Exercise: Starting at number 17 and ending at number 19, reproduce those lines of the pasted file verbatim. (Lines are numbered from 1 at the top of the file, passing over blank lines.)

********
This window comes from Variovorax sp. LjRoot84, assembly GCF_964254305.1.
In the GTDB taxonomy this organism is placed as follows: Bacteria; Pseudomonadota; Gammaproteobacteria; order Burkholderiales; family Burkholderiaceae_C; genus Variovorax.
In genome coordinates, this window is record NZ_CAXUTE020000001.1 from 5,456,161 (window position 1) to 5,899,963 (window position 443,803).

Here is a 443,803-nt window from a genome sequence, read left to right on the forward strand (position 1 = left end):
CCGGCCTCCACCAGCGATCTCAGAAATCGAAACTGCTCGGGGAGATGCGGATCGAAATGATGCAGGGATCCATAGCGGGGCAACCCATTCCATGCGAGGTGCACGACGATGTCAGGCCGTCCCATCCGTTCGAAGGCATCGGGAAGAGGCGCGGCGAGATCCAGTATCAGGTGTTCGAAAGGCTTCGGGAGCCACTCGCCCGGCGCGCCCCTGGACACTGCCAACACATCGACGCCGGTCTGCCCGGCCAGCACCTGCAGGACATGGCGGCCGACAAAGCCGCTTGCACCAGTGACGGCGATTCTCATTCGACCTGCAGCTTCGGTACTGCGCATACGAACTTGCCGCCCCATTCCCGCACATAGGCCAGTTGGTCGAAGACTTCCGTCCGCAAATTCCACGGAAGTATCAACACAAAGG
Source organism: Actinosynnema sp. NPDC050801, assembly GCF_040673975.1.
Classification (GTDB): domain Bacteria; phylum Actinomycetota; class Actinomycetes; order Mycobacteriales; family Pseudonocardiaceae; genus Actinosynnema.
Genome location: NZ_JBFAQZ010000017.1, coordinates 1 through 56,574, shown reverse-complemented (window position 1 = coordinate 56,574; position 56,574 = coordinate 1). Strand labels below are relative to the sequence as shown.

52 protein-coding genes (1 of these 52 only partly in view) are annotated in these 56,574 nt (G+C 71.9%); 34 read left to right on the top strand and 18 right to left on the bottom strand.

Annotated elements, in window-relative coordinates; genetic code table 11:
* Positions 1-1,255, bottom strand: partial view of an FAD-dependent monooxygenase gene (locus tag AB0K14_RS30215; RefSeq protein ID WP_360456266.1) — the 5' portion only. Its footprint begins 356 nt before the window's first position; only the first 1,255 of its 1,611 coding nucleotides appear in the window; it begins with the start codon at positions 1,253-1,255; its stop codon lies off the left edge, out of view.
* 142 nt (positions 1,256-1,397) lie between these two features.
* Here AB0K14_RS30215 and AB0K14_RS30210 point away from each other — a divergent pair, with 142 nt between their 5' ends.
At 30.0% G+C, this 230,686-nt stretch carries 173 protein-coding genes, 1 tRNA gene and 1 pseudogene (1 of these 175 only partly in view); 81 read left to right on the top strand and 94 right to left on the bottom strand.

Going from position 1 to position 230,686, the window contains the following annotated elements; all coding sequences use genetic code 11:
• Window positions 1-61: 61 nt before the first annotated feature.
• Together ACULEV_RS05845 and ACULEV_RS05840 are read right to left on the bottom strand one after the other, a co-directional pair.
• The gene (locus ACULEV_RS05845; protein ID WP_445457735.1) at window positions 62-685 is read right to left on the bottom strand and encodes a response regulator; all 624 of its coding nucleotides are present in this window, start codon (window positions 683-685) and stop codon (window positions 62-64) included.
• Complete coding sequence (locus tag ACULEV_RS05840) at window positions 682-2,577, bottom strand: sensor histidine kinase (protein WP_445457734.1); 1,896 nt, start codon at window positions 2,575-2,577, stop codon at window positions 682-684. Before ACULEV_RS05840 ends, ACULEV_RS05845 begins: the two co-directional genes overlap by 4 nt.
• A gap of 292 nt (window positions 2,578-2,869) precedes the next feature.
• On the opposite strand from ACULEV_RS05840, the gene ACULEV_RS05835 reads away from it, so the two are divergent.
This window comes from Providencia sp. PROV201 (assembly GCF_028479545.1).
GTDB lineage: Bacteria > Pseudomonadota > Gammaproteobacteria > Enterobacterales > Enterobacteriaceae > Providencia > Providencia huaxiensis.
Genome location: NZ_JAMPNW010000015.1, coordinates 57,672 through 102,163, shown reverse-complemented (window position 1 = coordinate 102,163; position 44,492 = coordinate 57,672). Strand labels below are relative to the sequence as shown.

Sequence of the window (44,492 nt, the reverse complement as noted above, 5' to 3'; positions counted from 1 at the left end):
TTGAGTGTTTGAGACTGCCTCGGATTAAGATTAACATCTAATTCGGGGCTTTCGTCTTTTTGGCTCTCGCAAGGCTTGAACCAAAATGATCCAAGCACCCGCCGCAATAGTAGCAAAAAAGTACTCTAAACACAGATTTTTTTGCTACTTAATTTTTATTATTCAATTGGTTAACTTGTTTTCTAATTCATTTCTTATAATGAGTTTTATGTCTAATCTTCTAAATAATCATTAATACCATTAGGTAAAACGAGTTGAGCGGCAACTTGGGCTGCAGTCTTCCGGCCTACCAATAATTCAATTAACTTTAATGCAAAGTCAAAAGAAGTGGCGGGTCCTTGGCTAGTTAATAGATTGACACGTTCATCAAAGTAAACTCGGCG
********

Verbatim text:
• Together ACULEV_RS05845 and ACULEV_RS05840 are read right to left on the bottom strand one after the other, a co-directional pair.
• The gene (locus ACULEV_RS05845; protein ID WP_445457735.1) at window positions 62-685 is read right to left on the bottom strand and encodes a response regulator; all 624 of its coding nucleotides are present in this window, start codon (window positions 683-685) and stop codon (window positions 62-64) included.
• Complete coding sequence (locus tag ACULEV_RS05840) at window positions 682-2,577, bottom strand: sensor histidine kinase (protein WP_445457734.1); 1,896 nt, start codon at window positions 2,575-2,577, stop codon at window positions 682-684. Before ACULEV_RS05840 ends, ACULEV_RS05845 begins: the two co-directional genes overlap by 4 nt.